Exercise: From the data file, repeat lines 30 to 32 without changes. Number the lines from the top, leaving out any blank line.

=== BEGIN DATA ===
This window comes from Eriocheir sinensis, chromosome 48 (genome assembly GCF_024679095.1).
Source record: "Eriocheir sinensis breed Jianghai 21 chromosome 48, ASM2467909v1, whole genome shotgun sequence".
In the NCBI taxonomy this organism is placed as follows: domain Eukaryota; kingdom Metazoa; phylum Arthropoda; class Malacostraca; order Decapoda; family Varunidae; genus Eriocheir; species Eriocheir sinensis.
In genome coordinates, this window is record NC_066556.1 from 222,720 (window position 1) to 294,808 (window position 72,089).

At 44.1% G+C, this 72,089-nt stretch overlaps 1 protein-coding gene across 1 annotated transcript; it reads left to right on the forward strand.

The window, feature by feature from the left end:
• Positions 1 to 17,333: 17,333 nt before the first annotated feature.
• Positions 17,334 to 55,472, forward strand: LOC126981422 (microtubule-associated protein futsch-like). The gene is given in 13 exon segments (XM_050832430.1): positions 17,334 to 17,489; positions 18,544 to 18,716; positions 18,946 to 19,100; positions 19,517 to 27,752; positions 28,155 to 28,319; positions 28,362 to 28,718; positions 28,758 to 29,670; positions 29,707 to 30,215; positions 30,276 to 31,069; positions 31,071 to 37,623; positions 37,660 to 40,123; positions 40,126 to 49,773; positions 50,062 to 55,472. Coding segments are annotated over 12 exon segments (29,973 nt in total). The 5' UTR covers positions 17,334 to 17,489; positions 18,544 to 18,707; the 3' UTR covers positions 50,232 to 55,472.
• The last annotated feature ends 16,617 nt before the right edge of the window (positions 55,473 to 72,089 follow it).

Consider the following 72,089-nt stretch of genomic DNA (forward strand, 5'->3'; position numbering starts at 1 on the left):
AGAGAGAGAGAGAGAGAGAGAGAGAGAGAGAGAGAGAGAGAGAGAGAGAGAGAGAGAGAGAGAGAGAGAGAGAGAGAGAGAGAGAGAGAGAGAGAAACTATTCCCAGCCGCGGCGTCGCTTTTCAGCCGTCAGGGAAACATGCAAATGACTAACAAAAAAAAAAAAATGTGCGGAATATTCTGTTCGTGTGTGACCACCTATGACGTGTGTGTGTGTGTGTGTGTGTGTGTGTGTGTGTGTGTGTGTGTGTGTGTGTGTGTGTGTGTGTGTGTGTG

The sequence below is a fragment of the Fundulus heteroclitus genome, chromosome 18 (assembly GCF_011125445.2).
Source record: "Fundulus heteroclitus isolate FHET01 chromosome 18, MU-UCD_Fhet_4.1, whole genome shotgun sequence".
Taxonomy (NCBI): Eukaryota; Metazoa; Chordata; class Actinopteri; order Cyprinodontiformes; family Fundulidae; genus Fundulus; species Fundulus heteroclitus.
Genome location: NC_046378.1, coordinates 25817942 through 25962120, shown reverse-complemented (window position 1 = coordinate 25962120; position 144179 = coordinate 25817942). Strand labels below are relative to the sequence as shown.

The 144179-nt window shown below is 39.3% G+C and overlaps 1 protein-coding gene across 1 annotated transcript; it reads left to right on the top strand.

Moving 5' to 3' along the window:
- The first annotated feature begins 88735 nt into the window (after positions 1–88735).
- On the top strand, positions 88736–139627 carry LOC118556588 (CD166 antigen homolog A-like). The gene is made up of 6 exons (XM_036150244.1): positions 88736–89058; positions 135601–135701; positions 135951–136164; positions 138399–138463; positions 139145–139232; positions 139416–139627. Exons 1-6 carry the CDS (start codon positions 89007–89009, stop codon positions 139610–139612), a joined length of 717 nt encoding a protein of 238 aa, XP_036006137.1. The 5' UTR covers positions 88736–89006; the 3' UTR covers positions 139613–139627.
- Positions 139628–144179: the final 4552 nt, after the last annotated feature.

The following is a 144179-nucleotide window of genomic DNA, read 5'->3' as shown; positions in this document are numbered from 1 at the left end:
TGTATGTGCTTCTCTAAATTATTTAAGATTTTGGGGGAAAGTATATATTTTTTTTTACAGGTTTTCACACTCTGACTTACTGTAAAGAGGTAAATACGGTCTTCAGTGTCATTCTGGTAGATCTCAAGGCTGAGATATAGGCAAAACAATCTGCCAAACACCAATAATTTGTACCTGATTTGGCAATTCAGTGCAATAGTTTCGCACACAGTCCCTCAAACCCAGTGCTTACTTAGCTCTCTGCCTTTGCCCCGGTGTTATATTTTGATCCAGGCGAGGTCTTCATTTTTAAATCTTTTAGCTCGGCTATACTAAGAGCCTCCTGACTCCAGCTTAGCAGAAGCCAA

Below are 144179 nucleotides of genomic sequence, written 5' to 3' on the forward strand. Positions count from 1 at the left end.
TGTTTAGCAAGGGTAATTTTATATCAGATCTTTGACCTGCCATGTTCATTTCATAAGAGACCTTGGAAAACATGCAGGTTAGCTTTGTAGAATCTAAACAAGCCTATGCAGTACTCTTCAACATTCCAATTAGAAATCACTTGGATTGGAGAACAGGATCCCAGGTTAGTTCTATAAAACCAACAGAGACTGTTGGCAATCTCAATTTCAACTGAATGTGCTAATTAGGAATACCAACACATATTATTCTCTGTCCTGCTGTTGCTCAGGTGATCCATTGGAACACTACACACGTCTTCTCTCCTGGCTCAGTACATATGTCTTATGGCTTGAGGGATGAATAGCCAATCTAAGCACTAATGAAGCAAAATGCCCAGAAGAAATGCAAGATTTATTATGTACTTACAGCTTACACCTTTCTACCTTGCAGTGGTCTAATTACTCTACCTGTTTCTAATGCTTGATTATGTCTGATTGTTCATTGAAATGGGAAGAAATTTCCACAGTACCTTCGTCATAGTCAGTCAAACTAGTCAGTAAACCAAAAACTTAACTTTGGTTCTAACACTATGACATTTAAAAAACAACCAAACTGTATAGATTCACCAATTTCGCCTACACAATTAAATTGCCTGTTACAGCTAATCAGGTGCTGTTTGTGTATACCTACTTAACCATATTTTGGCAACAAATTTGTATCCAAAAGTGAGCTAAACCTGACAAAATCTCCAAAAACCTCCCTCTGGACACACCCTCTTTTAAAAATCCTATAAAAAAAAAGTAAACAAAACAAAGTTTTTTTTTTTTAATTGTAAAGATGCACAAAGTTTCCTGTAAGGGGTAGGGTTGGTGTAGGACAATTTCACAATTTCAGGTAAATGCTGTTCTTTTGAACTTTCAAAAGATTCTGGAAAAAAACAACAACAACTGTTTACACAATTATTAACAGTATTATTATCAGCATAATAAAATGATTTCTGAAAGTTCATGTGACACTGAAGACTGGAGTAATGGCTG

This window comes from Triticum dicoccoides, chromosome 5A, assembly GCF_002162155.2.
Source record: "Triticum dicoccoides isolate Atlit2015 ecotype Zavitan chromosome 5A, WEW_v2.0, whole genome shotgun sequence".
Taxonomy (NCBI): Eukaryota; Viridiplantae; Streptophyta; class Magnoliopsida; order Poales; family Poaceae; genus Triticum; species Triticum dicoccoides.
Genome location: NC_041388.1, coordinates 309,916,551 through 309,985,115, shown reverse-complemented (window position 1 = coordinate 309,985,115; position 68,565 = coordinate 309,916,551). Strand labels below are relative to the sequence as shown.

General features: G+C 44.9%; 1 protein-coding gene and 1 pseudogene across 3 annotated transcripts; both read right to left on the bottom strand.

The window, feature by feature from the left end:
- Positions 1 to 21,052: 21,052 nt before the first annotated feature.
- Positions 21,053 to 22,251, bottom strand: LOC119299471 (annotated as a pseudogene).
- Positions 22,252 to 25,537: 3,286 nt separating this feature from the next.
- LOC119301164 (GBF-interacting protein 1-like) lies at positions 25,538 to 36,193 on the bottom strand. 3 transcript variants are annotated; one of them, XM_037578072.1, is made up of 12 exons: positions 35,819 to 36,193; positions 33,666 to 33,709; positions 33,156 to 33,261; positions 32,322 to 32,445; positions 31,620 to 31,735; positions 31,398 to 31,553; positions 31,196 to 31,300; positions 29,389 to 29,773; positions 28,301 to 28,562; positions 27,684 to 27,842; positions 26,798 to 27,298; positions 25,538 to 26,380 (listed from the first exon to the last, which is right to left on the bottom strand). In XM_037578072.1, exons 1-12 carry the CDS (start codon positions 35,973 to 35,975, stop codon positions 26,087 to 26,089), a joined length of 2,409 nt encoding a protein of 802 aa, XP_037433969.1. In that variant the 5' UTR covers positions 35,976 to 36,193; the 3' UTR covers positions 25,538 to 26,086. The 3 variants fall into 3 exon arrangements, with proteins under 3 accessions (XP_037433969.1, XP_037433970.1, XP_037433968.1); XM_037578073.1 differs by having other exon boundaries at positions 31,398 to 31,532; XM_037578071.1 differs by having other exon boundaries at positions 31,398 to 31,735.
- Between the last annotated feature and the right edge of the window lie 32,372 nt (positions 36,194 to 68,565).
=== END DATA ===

The window, feature by feature from the left end:
- Positions 1 to 21,052: 21,052 nt before the first annotated feature.
- Positions 21,053 to 22,251, bottom strand: LOC119299471 (annotated as a pseudogene).